Saturday, April 11, 2015

One Month

It’s been one month. A month to me has always seemed like an abstract concept of the passage of time. Why 30 or 31 days? Why 28 in only one? I can’t tell you how many days it has been since my world shattered but I can tell you that it has been one month. Maybe thats why we use them. The 11th of every month will forever have new meaning to me. It will now be a marker of the passage of time in a way that no birthday, holiday or phony reason to buy someone a greeting card has ever been. 

As I compose this entry I am preparing to finish gathering the last remnants of Maddy and my stuff from the Wallace house. In case you don’t know I live alone now. In a one bedroom apartment close to my sister. I just couldn’t spend one single night alone in the house that Madelyne and I shared as she fought rejection to her last breath. It’s a beautiful new apartment. With a smattering of new furniture and my personality splattered about it like paint on a Jackson Pollock. But one corner of my new apartment is Maddy’s corner. For now it is a little pile of pictures and keepsakes, items that we used for her memorial service. Things I have not had the energy or will power to go through yet. Today that pile will grow as I bring Madelyne’s remaining worldly goods into my new world. Eventually there will be a little memorial to Maddy in that corner. I plan to use her vanity table to display some of the items and pictures that had special meaning to her, and me. But that is a task for another abstract passage of time. 

When I am not on the cusp, or in the wake, of performing the monumental task of putting Maddy’s affairs in order I have some pretty good days. I have been amazed at how well I am able to cope with day to day living. My bereavement counselor at Hospice seems to be very impressed with my ability to cope as well. I have never been the kind of person who can be depressed for long periods of time. It’s not like I run away from sadness or anything. I still cry every day, sometimes to the embarrassment of the people I work with who walk in on my sobbing. Sometimes to the embarrassment of myself as I walk quietly in public with tears running down my face. But after the sadness passes, and it always does, I can smile and even laugh often. Work is good for me. I believe I already mentioned the outpouring of encouragement and support from our listeners. Without that I do not believe I would be handling this so well. I’m even getting back into the gym! It’s important to me that I work out. One, because I became so involuntarily skinny from all I went through with Maddy. Two, because the endorphins I get from woking out are my drug of choice. I can’t/don’t want to medicate my feelings away. Working out gives me a boost that allows me to continue processing my feelings in a healthy way. I mean really, I’m a single guy living all alone, what else am I gonna do with my free time?!?!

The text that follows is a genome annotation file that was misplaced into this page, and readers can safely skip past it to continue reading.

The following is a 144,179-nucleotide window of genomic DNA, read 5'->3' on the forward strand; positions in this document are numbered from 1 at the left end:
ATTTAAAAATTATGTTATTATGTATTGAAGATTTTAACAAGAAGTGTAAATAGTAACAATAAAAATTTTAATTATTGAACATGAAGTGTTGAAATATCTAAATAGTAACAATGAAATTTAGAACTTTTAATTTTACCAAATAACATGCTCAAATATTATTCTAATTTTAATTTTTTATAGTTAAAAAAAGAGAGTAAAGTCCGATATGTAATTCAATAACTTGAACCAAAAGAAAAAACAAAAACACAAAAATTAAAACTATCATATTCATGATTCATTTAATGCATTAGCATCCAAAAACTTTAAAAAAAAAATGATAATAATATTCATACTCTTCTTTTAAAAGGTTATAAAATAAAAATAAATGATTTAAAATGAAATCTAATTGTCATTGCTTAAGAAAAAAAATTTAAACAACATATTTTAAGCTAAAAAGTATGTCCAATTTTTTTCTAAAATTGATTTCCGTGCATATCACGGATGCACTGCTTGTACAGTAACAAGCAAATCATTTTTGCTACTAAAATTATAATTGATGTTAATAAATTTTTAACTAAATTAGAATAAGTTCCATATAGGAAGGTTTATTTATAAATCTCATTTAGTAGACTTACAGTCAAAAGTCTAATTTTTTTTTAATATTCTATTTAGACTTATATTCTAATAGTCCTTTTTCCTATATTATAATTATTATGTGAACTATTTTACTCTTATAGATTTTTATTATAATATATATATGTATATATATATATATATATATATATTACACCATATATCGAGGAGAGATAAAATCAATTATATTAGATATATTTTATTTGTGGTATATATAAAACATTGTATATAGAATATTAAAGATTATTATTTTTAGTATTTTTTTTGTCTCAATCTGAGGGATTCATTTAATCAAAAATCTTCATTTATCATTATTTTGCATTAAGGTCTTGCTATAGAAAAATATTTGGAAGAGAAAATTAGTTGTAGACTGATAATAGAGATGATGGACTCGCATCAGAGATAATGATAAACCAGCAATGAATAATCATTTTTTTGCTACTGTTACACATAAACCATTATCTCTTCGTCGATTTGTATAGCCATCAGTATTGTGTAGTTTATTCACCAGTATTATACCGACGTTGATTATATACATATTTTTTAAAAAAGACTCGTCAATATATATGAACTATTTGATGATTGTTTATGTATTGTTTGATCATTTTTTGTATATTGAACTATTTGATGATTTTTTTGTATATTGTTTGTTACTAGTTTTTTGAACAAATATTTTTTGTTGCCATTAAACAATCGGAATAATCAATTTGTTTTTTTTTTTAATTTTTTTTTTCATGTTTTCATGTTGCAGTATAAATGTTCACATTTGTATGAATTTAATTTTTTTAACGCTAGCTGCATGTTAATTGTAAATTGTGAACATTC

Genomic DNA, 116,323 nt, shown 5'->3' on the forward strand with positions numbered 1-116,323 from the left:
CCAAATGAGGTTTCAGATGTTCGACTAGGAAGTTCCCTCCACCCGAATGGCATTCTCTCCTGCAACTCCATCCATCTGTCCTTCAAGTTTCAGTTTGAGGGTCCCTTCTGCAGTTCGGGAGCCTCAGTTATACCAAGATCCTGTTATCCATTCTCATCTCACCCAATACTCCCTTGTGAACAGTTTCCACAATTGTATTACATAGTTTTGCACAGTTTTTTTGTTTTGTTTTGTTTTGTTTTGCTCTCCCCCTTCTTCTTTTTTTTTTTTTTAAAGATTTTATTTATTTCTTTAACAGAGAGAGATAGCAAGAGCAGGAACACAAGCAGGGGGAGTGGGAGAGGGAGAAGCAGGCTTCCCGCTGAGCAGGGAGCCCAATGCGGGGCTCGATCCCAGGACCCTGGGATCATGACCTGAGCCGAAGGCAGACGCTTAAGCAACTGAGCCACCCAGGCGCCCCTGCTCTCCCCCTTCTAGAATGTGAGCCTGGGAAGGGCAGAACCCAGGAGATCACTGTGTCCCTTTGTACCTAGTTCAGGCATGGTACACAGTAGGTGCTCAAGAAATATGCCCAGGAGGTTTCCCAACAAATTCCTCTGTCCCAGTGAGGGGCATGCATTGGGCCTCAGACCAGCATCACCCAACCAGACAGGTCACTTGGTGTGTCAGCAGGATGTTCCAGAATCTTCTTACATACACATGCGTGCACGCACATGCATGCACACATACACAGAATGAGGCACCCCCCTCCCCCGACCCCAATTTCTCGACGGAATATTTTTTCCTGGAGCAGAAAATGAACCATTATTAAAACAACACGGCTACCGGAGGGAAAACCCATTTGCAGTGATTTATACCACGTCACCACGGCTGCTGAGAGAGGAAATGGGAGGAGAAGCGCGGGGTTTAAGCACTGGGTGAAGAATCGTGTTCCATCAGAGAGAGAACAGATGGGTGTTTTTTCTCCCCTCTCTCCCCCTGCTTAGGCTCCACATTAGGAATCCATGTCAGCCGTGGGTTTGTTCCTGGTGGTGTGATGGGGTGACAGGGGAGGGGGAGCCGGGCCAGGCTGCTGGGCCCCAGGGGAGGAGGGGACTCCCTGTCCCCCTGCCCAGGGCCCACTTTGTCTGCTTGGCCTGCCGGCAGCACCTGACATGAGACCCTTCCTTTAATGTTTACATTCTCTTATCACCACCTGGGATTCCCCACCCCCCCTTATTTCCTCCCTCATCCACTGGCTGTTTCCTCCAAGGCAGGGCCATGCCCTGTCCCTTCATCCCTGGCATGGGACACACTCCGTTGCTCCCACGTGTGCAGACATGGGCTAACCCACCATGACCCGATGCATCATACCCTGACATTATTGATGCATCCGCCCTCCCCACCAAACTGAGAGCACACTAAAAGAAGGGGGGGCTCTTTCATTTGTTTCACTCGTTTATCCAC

I am still taking life a moment at a time. I can’t yet say that the good moments outnumber the bad moments, but I can see the tide shifting that way. I have many friends and my family still keeping me busy in much of my free time. I have actually began to decline offers in an effort to be truly alone sometimes. I think it’s important that I make time to process some of the feelings I am having by myself. Today’s journey to the Wallace house will be unaccompanied. It will be good for me to have no distractions while I pack up Maddy’s few remaining items. I know that my friends and family are only a phone call away if things get too intense. So it’s like I’m working with a safety net. 

Oh, one last thing I remembered as I was reading over this in preparation to post. Yesterday my bereavement counselor said something that made a lot of sense to me and actually gave me some comfort. I have been having a little inner struggle with how well I am managing my life post Maddy. Almost guilty about being ok. He said that sometimes when we lose someone to such a long fought battle with illness we have already done a lot of our grieving before that person ever dies. That resonated with me very much. Maddy and I fought for years to get her transplant. I was half expecting her to not make it through that back in 2011. Then the almost two year fight against the rejection. Honestly, I spent a lot of that time grieving the loss of her lungs. Although I never showed it because I wanted to be nothing but positive for her. So it makes sense that I have already been grieving, in a way, for many years. This is another one of those things that does not really make the pain any less but gives a small amount of comfort, it also eases my guilt at moving along with my life so quickly. I know, I know… It’s stilly to feel guilty about trying to have a happy productive life because Maddy wanted me to. But there is no sensible way to account for un-sensible feelings. They are just there and we have to find a way to cope with them until they are not there anymore. 

Thats it. I’m going to go move the rest of my crap out of that house now. 

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